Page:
Taxonomy [top]

Kingdom Phylum Class Order Family
Animalia Chordata Aves Galliformes Cracidae

Scientific Name: Crax pinima
Species Authority: Pelzeln, 1870
Common Name(s):
English Belem Curassow
Taxonomic Source(s): del Hoyo, J., Collar, N.J., Christie, D.A., Elliott, A. and Fishpool, L.D.C. 2014. HBW and BirdLife International Illustrated Checklist of the Birds of the World. Lynx Edicions BirdLife International.
Taxonomic Notes: Crax fasciolata and C. pinima (del Hoyo and Collar 2014) were previously lumped as C. fasciolata following Sibley and Monroe (1990, 1993).
Identification information: c 65 cm. Large curassow, males are black with a white vent while females have dark uppersides with narrow pale barring, and pale buff underparts. Both sexes have a curled crest of elongated black or black and white feathers. Similar species. Previously included with C. fasciolata, but present species is smaller (can be only half the weight of C. fasciolata), and females are paler below and darker above with narrower barring.

Assessment Information [top]

Red List Category & Criteria: Critically Endangered D ver 3.1
Year Published: 2014
Date Assessed: 2014-07-24
Assessor(s): BirdLife International
Reviewer(s): Butchart, S.
Contributor(s): Lees, A.
Facilitator/Compiler(s): Butchart, S., Ekstrom, J., Fisher, S., Harding, M., Symes, A. & Taylor, J.
This newly-split curassow inhabits the most deforested part of Amazonia, and is also targeted by hunters. A tiny captive population exists, but there are no confirmed records from the wild since 1978. Any remaining wild population must be extremely small, and is likely to still be declining. For these reasons the species is classified as Critically Endangered.

Geographic Range [top]

Range Description: Crax pinima is restricted to Maranhão and Pará in the Belém area of endemism in north-east Amazonia, Brazil.  It is extinct around Belém, Pará (Novaes and Lima 1998), and may survive only in western Maranhão at Reserva Biológica do Gurupi and adjoining areas (Lees et al. 2013). The species was not found during extensive fieldwork around Paragominas in eastern Pará (A. Aleixo per F. Olmos in litt. 2003). During extensive sampling in the municipalities of Capitão Poço, Dom Eliseu, Paragominas, Santa Bárbara do Pará, Tailândia, and Tomé-Açu from 1998-2009, the only reports of the species came from local inhabitants who reported that the species persisted in very low densities in the Agropalma Group Forestal Reserves in Tailândia, where it is rarer than Mitu tuberosum, which is larger and sought-after by hunters (Portes et al. 2011). In western Maranhão it was seen in reasonable numbers in the forests along the Rio Pindaré in 1977. It is likely to be close to global extinction in the wild (Lees et al. 2013). In 2009 five individuals (three females, plus two males potentially of this species) were seized in trade and sent to a conservation breeding centre in Santa Catarina; one female and one male died in a landslide in 2010. Two further females were subsequently located at a breeding centre in Minas Gerais, giving a surviving known total of four females and one potential male in captivity (Laganaro 2013).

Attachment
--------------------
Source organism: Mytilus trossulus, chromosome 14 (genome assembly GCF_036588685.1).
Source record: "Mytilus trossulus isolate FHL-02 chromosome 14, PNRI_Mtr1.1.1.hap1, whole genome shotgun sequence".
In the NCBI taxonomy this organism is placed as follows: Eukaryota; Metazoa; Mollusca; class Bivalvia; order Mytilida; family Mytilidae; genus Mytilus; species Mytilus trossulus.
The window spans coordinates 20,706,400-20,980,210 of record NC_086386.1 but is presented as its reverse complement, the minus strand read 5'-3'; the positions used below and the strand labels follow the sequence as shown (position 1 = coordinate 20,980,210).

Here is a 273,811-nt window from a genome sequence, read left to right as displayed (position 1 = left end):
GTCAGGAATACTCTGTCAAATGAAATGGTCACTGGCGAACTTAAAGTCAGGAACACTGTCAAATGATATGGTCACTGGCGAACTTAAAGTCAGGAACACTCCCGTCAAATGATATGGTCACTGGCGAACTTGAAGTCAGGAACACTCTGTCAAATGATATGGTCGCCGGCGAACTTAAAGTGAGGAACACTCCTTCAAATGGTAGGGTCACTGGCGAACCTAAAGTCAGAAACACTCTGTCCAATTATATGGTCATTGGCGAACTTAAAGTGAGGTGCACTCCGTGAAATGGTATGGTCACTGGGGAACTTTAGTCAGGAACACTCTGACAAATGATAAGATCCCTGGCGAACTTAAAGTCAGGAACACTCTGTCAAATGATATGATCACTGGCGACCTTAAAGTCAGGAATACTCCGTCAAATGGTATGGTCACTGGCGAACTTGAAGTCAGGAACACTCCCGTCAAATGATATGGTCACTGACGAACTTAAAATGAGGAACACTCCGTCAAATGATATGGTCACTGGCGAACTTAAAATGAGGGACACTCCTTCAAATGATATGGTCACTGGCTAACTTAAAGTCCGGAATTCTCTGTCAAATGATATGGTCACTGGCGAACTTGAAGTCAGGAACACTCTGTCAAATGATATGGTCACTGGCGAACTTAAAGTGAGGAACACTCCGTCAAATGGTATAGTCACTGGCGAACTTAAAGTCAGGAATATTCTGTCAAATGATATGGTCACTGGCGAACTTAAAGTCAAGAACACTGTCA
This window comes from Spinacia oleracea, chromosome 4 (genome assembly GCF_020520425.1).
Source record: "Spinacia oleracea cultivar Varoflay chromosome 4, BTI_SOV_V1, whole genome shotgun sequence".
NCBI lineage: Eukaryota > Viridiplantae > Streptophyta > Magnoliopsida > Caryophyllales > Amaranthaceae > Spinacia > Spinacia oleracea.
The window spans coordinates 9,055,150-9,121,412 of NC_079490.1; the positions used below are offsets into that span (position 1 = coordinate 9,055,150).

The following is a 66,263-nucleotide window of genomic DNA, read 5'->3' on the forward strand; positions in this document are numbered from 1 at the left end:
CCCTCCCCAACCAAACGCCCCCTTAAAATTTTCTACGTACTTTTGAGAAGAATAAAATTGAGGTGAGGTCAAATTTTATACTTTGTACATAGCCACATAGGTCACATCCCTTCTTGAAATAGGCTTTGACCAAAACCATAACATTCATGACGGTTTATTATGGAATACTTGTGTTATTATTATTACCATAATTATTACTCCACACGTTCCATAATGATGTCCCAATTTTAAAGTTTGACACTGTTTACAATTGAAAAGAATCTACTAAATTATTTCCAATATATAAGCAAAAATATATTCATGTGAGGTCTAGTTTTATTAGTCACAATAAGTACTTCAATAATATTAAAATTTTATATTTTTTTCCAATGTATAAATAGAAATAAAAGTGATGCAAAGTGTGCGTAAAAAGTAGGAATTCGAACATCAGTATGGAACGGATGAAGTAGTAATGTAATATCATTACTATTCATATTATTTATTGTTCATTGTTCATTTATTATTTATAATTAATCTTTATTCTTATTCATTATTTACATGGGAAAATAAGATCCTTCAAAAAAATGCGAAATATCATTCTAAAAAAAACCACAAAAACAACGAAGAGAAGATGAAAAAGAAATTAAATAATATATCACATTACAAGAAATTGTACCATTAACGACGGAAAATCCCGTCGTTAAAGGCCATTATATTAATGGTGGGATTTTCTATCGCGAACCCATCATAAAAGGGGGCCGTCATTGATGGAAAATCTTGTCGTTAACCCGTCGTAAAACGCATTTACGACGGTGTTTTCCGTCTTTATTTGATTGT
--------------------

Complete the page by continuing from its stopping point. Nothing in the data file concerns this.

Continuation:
Countries occurrence:
Continuing decline in area of occupancy (AOO): Unknown
Extreme fluctuations in area of occupancy (AOO): No
Estimated extent of occurrence (EOO) - km2: 295000
Continuing decline in extent of occurrence (EOO): Unknown
Extreme fluctuations in extent of occurrence (EOO): No
Continuing decline in number of locations: Unknown
Extreme fluctuations in the number of locations: No
Upper elevation limit (metres): 900
Range Map: Click here to open the map viewer and explore range.

Population [top]